Children born to women taking certain medications for epilepsy during pregnancy have no developmental delays at age three when compared to children of healthy women without epilepsy, according to a preliminary study released today, March 4, 2021, that will be presented at the American Academy of Neurology’s 73rd Annual Meeting being held virtually April 17 to 22, 2021. Most of the women with epilepsy in the study took either lamotrigine or levetiracetam during their pregnancy, or a combination of the two.
“Having a seizure during pregnancy may not only harm the mother but possibly the baby as well, so seizure control is an important part of prenatal care,” said study author Kimford J. Meador, M.D., of Stanford University in Stanford, Calif., and a Fellow of the American Academy of Neurology. “Yet, antiseizure drugs are known to cause birth defects or neurobehavioral problems, but these effects vary widely with some having very low risks but others having substantial risks. While the risks for some medications are known, and careful planning can result in healthy pregnancies, there are some newer medications for which the longer-term effects are still not fully known.”
The study involved 275 women with epilepsy and 77 women without the disease. All enrolled in the study during pregnancy.
Drugs for epilepsy called antiseizure medications were recorded for each woman taking them. Of the women with epilepsy, 74% were on monotherapy meaning they were taking just one medication. Of this group, 43% were on lamotrigine and 37% were on levetiracetam. There were 4% who took no drug and 22% took more than one drug. Of those who took more than one drug, close to half took a combination of lamotrigine and levetiracetam. Levels of medications in the blood of the women with epilepsy were measured in the third trimester.
The women’s children were evaluated at age three with a series of cognitive and developmental tests that measured skills like vocabulary, listening comprehension, number recall and pattern recognition.
After adjusting for mothers’ IQ and education, researchers found no differences in developmental scores between the children born to mothers with epilepsy and those born to mothers without the disease.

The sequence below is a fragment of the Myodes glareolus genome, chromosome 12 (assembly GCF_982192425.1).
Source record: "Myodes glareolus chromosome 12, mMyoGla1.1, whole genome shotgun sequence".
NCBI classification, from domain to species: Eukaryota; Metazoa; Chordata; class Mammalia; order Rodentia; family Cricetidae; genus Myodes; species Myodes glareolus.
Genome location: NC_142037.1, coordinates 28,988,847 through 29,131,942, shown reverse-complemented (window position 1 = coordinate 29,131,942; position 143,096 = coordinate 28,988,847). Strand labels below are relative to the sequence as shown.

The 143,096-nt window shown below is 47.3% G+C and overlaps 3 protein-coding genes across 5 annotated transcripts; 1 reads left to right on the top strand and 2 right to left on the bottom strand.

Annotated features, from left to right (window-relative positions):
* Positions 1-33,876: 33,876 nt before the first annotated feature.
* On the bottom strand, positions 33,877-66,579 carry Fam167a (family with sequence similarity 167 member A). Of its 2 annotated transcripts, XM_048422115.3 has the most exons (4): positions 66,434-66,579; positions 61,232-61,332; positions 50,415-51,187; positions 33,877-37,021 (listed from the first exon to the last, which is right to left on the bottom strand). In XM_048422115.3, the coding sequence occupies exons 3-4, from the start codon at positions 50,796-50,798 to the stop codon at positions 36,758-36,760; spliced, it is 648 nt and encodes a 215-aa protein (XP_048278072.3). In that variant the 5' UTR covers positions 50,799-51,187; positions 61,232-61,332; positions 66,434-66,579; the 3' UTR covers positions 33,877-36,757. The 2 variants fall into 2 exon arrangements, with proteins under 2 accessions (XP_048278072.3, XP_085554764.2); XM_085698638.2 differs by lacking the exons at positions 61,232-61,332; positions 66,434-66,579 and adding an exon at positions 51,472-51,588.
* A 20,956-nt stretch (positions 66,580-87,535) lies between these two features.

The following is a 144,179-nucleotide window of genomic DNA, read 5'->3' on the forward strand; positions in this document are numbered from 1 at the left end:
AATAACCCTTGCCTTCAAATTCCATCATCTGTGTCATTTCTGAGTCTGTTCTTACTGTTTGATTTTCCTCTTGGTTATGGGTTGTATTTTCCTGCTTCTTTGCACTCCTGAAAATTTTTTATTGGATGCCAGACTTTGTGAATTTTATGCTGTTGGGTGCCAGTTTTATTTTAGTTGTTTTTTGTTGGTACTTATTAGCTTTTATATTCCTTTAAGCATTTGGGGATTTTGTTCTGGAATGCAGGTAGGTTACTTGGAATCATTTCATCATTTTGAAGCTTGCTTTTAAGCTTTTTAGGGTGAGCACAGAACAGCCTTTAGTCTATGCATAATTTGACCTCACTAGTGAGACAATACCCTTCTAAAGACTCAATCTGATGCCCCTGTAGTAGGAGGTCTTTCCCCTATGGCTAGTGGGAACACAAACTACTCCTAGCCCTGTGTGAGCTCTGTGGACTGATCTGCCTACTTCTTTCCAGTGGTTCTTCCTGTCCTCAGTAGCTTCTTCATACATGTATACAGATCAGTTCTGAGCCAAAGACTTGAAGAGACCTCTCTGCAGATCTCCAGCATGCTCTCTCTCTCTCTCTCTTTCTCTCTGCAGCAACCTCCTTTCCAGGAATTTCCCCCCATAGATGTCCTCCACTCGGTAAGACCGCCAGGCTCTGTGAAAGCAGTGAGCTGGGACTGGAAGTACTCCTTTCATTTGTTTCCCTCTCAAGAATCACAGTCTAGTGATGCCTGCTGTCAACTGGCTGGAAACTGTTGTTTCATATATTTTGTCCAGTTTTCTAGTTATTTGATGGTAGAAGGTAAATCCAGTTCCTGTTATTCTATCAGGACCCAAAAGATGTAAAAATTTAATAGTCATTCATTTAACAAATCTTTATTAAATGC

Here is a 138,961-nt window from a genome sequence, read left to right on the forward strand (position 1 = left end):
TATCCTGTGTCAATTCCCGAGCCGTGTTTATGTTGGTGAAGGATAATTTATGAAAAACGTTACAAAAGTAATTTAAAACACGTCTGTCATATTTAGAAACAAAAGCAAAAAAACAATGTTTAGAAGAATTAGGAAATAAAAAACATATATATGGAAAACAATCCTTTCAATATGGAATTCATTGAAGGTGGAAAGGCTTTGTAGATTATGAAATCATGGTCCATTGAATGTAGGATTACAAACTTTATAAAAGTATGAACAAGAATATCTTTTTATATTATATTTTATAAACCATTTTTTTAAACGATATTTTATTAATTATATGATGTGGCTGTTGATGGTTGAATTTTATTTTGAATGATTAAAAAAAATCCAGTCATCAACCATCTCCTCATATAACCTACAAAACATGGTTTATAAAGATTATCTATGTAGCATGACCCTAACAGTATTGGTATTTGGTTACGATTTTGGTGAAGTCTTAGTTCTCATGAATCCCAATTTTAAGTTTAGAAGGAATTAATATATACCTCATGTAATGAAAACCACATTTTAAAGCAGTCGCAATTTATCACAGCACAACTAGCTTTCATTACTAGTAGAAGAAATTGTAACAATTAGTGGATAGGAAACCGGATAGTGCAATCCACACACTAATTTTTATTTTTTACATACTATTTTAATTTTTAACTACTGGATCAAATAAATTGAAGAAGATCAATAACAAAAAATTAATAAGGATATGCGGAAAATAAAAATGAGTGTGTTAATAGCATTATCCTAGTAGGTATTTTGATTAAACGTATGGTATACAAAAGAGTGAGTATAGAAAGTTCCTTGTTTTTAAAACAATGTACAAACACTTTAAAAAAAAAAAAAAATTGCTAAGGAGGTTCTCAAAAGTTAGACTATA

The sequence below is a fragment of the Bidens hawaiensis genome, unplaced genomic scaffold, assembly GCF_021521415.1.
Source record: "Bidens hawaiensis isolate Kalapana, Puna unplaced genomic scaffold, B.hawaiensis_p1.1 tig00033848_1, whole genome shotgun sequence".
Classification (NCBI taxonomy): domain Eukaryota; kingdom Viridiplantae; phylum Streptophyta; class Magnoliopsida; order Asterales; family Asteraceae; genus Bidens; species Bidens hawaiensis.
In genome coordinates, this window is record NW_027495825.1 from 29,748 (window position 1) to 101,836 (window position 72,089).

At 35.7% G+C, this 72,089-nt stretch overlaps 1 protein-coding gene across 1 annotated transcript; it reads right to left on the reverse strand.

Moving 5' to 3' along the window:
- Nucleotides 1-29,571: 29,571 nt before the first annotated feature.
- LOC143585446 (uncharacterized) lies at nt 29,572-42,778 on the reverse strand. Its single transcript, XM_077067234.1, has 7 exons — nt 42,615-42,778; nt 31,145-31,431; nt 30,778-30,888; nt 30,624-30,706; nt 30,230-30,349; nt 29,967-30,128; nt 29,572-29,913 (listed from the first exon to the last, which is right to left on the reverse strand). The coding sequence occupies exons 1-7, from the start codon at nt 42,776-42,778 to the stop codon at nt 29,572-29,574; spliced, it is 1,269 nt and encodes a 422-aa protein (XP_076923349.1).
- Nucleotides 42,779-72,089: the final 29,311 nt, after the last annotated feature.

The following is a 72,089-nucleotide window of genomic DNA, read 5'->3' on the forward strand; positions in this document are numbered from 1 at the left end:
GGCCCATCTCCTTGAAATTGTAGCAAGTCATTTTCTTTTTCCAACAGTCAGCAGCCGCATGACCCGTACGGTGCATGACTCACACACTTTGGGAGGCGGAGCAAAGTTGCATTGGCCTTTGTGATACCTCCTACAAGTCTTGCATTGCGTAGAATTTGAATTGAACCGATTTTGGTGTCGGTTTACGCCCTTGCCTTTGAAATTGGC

In addition, they found no developmental differences between the children of mothers with epilepsy that could be linked to the different levels of antiseizure medications found in mothers’ blood samples during the third trimester.
“While more research is still needed, our study results are reassuring to women with epilepsy who may be considering pregnancy as we found no neurodevelopmental or neuropsychological problems in three-year-old children linked to antiseizure medications,” said Meador. “When a woman of childbearing potential receives an antiseizure medication, she should be advised by her physician to determine the best medication to control seizures and minimize any risks to the baby.”
NOTE: One limitation of the study was that cognitive assessments at age three are not as predictive of outcomes in adolescence and adulthood as assessments at older ages. Another limitation was that the distribution of medications taken by people in this study may not reflect use of these medications in the general population.
The study was supported by the National Institutes of Health, the National Institute of Neurological Disorders and Stroke and the Eunice Kennedy Shriver National Institute of Child Health and Human Development.
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The American Academy of Neurology is the world’s largest association of neurologists and neuroscience professionals, with over 36,000 members. The AAN is dedicated to promoting the highest quality patient-centered neurologic care. A neurologist is a doctor with specialized training in diagnosing, treating and managing disorders of the brain and nervous system such as Alzheimer’s disease, stroke, migraine, multiple sclerosis, concussion, Parkinson’s disease and epilepsy.
Source: AMERICAN ACADEMY OF NEUROLOGY